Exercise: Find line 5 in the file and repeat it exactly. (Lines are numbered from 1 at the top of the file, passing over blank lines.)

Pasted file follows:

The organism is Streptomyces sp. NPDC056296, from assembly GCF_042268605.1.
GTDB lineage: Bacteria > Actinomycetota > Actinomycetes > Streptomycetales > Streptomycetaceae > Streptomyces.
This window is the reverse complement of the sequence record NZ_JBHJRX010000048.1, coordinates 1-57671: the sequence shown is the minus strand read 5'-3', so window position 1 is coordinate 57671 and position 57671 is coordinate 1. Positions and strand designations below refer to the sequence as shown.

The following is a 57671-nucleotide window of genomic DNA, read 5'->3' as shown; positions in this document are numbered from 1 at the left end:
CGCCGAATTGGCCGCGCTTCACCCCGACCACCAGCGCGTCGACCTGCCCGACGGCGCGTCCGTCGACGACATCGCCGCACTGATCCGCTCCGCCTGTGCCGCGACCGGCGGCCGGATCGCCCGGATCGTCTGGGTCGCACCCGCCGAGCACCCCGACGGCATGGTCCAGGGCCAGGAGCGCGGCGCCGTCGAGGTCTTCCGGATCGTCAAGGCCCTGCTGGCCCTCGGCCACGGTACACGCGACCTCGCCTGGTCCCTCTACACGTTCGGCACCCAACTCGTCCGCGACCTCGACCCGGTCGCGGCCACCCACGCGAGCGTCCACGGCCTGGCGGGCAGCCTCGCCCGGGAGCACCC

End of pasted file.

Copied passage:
CGCCGAATTGGCCGCGCTTCACCCCGACCACCAGCGCGTCGACCTGCCCGACGGCGCGTCCGTCGACGACATCGCCGCACTGATCCGCTCCGCCTGTGCCGCGACCGGCGGCCGGATCGCCCGGATCGTCTGGGTCGCACCCGCCGAGCACCCCGACGGCATGGTCCAGGGCCAGGAGCGCGGCGCCGTCGAGGTCTTCCGGATCGTCAAGGCCCTGCTGGCCCTCGGCCACGGTACACGCGACCTCGCCTGGTCCCTCTACACGTTCGGCACCCAACTCGTCCGCGACCTCGACCCGGTCGCGGCCACCCACGCGAGCGTCCACGGCCTGGCGGGCAGCCTCGCCCGGGAGCACCC